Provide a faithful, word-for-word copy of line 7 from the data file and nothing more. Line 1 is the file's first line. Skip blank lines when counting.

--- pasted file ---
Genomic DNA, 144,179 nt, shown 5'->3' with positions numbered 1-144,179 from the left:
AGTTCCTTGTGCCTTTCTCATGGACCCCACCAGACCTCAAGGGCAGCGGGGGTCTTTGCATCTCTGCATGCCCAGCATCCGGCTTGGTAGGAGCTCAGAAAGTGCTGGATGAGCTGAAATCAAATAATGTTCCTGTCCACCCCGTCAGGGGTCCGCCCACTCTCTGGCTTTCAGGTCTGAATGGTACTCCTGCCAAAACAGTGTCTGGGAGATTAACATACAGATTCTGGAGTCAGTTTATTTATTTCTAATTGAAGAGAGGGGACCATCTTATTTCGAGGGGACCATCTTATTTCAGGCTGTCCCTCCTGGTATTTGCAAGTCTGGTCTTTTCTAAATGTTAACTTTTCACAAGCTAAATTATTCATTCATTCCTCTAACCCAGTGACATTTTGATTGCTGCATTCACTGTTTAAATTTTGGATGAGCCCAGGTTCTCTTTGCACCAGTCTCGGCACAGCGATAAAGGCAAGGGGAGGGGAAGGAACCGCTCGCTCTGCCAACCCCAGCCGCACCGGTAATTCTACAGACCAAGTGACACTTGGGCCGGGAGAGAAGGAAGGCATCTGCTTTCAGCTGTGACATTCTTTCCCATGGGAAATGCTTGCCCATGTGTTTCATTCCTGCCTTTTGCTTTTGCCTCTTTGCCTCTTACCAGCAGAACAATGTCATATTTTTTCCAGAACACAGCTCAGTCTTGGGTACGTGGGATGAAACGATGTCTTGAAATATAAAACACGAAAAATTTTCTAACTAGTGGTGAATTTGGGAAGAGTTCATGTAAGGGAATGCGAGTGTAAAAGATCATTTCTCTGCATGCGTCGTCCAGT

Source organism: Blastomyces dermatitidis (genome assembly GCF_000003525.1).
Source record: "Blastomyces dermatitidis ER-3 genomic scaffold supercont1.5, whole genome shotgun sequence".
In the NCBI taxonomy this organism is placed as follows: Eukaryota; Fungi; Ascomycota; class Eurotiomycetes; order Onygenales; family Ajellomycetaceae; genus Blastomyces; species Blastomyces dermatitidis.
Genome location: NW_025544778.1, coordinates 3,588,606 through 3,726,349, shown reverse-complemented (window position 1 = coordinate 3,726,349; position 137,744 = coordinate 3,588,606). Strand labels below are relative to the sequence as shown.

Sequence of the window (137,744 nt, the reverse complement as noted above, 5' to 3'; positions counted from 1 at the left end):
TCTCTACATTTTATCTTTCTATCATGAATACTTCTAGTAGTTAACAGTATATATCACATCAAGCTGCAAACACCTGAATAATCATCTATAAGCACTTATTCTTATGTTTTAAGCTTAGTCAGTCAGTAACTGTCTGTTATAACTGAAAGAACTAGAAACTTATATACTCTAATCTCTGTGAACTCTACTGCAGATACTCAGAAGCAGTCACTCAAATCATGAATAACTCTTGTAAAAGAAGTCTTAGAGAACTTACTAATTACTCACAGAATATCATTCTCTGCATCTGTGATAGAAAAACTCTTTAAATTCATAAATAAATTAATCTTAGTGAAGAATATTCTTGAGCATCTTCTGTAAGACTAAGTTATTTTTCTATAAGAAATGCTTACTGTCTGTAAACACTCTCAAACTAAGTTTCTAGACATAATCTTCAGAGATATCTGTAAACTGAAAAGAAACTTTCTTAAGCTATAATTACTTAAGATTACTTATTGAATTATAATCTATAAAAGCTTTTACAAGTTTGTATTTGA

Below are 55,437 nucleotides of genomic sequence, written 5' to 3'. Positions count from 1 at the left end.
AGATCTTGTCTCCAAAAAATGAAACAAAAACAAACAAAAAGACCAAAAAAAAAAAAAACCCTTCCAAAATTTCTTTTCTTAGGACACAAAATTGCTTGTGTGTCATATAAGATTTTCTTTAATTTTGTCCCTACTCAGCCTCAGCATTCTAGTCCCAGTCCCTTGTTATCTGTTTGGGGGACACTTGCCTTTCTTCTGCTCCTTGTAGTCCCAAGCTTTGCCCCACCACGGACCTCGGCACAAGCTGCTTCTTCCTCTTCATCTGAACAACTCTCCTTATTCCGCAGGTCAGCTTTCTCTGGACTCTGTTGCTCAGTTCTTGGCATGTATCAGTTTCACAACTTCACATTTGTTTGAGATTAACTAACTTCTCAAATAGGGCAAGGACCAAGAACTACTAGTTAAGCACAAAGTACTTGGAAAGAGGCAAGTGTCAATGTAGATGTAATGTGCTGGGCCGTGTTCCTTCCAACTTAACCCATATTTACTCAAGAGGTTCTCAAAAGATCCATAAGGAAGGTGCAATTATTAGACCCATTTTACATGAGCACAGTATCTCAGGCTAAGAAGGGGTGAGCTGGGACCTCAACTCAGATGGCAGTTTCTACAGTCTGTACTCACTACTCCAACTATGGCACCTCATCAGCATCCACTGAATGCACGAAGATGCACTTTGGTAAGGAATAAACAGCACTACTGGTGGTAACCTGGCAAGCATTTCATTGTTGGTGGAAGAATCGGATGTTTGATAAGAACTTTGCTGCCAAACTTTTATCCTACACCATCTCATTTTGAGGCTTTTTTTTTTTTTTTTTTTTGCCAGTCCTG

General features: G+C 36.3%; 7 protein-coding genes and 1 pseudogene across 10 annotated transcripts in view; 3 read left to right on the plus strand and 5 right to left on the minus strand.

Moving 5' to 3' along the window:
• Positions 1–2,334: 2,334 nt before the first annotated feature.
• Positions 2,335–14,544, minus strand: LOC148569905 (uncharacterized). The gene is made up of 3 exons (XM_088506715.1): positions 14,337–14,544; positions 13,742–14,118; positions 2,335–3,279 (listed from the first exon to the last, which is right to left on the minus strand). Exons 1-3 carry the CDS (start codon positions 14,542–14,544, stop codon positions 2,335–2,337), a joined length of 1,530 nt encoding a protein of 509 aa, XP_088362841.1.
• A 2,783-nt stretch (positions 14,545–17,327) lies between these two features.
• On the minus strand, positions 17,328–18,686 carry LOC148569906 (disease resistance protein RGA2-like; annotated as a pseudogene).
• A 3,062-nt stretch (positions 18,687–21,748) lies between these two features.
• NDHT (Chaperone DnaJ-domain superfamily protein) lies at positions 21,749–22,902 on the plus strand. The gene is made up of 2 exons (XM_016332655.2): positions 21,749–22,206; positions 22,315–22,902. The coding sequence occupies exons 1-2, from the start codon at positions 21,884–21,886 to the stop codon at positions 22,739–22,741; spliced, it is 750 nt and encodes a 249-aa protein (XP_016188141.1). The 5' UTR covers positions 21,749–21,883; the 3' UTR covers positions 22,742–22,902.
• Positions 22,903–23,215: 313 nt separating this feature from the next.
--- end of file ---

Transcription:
Sequence of the window (137,744 nt, the reverse complement as noted above, 5' to 3'; positions counted from 1 at the left end):